Q. I recently inherited some money in France. On 31 March, I paid-in a cheque of €81,000 from my French bank account into my HSBC branch, to deposit in my sterling account. HSBC then wrote indicating that this would take six to eight weeks, attaching the terms and conditions for the transaction, but not explaining why there is such a long delay. I have called HSBC to complain, but got nowhere. MH, Bromley.
A. By coincidence, the transaction was credited to your account on the day we raised your problem with HSBC, four weeks after you presented the cheque. A spokesman for HSBC says: “Foreign currency cheques are a bit of a nightmare: we don’t have a great deal of control over how long they take to clear. International banks will only transfer the money once they have physically seen the cheque, so it needs to go back to the foreign bank – and in some cases the specific branch – the cheque is draw from for authentication. This means we are beholden to the issuing bank in being speedy in clearing the cheque. We aim to have sent the cheque overseas within two working days. International cheques are not bound by sterling cheque 2-4-6 timescales [two, four and six days to clear various stages in the cheque processing system]. [International cheques] clear in a UK account only once the cheque has been authenticated by the issuing bank and the funds transferred. The good news is that France is geographically close and their banks are certainly not the slowest in clearing cheques internationally, so although we state it should be cleared in six to eight weeks, in the majority of cases it is considerably quicker. It might be frustrating advice after the event, but if someone is simply writing a cheque to themselves from a European bank account, we would highly recommend electronically transferring the money instead. SEPA [Single European Payments Area] payments normally take just two days and from 1 January next year all EEA electronic payments must clear the following day. I appreciate the customer’s frustration, but hope this also shows it is not an issue unique to HSBC.” By chance, the delay has worked in your favour, earning you, by our calculation, around €2,000 because the euro gained in value against sterling during the delay – but it could have gone the other way, of course. The cost of the SEPA transaction would have been determined by your French bank, but would probably have cost significantly less than €50.
We wondered whether any delays had been caused by conducting money laundering checks – a matter of widespread concern. But HSBC tells us that in your case no money laundering checks were required.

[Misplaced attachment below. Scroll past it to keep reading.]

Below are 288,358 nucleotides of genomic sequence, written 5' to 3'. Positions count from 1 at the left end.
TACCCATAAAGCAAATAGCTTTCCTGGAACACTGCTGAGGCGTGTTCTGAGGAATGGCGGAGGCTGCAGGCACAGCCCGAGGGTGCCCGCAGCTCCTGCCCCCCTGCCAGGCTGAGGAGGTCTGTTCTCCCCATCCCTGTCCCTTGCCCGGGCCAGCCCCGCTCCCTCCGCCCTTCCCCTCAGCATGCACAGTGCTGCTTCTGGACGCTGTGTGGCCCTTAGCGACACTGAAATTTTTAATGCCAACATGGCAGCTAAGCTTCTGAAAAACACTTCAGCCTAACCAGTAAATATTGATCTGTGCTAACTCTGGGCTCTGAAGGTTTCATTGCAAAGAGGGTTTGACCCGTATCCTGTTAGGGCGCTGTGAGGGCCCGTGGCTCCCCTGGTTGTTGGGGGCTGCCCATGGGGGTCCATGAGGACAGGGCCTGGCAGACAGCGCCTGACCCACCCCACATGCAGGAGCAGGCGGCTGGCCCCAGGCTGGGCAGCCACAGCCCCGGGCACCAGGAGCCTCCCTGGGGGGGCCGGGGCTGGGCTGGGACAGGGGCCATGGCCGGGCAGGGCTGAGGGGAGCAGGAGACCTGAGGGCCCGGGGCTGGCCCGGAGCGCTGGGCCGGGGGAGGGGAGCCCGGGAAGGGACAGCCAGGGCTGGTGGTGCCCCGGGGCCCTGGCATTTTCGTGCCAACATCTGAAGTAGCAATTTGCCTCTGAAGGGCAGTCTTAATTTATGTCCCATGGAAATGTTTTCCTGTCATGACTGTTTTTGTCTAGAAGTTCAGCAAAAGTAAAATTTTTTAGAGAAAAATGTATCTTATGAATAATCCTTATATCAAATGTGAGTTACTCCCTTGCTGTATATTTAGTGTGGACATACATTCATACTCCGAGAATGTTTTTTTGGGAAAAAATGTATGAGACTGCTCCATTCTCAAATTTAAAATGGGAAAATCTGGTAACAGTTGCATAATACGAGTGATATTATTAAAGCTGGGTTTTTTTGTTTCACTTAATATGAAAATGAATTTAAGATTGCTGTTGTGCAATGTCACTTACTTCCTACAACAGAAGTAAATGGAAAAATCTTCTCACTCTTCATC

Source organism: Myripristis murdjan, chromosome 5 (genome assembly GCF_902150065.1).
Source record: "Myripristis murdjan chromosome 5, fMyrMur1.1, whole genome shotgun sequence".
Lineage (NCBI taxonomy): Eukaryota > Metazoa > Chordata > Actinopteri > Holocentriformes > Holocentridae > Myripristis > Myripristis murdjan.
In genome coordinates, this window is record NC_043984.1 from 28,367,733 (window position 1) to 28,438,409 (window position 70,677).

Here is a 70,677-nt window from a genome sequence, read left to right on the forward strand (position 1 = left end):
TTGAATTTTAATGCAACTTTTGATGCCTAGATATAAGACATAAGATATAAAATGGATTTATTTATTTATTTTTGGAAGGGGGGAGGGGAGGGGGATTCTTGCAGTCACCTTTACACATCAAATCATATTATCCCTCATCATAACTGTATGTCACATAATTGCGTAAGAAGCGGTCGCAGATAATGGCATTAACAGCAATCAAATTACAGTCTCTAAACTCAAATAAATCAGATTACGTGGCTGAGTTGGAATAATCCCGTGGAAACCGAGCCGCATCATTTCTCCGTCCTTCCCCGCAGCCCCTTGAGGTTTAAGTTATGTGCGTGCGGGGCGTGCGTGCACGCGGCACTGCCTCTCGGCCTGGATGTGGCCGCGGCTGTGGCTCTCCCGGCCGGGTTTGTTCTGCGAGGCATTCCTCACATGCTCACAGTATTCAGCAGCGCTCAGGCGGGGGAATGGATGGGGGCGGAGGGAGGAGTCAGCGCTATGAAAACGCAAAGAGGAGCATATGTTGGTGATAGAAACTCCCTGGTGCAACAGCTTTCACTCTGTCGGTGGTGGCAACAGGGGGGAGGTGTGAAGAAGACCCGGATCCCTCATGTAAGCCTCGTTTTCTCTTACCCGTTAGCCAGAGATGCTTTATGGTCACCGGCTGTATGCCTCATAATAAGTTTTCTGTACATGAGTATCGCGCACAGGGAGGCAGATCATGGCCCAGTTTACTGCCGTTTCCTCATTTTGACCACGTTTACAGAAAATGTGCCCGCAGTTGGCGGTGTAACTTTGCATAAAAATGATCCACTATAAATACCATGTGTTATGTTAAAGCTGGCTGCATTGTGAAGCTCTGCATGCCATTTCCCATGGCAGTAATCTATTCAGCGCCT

Q. My wife and were due to travel from Edinburgh to Heathrow in early December. The night before, we received a message from BA saying that the flight was cancelled because of bad weather and to check the website for further information. We did so and found that we could rebook flights free of charge. But the website would not let us rebook and the phone line was constantly engaged. So our travel agency rebooked us flights from Glasgow. The agency said I had to pay for the new flights and request a refund of £567.43 for these from BA. But the refund from BA was for the value of the original flights – £167.26. We wrote to BA requesting the balance, but it says the agency should not have obtained the tickets on the basis that they did. Eventually BA contacted us requesting our bank account details to pay us the balance, but nothing has arrived. BM, Fife.
A. BA paid the balance of £400.17 into your account shortly after we contacted it. As we have found with previous enquiries relating to BA refund requests, it can take a while for refunds to be credited to customers’ accounts.
Q. I took out a loan with Asda in October 2009 for a car purchase, with repayment by standing order. In February 2010 my loan was transferred to Santander. In May last year, I received a letter from Santander stating that I had missed two payments. I produced proof of the payments, produced bank statements and had my bank produce a track of the transactions. In the mean time, Santander registered a defaulted payment on my credit record. In July last year, I received a letter of apology from Santander, accepting that I had not missed any payments. Then I received further letters stating I had missed payments in September, October, two in November and then again in February. On each occasion I had to repeat the previous process. Eventually I received another apology, explaining there had been a ‘systems error’. Now I find that my remortgage application has been rejected because of a failed credit check. My credit history has always been good. EK, Louth.
A. A Santander spokeswoman says: “We are sorry for the delay in resolving [the reader’s] complaint and we’re sorry she is unhappy with the service provided, particularly with regards to her loan account. We understand she has been making monthly payments to her Santander loan, from her HSBC account. However, due to a Santander technical error, payments made prior to November 2010 were not applied to the loan account. We can confirm the payments have been received and we have ensured there are no adverse comments on [the reader’s] credit file as a result of this error. To acknowledge the inconvenience [the reader] has experienced, we have arranged for a goodwill payment of £300.00 to be sent. We hope she will be able to accept this in full and final settlement of her complaint.” Despite this, you are concerned that your credit record may have been damaged, with the reason for the rejection of your remortgage application possibly not properly recorded. At our suggestion, you have contacted the three credit reference agencies – Experian, Equifax and Callcredit Check – to request that each logs your explanation of your recent problems. This should ensure that your credit status is fully repaired.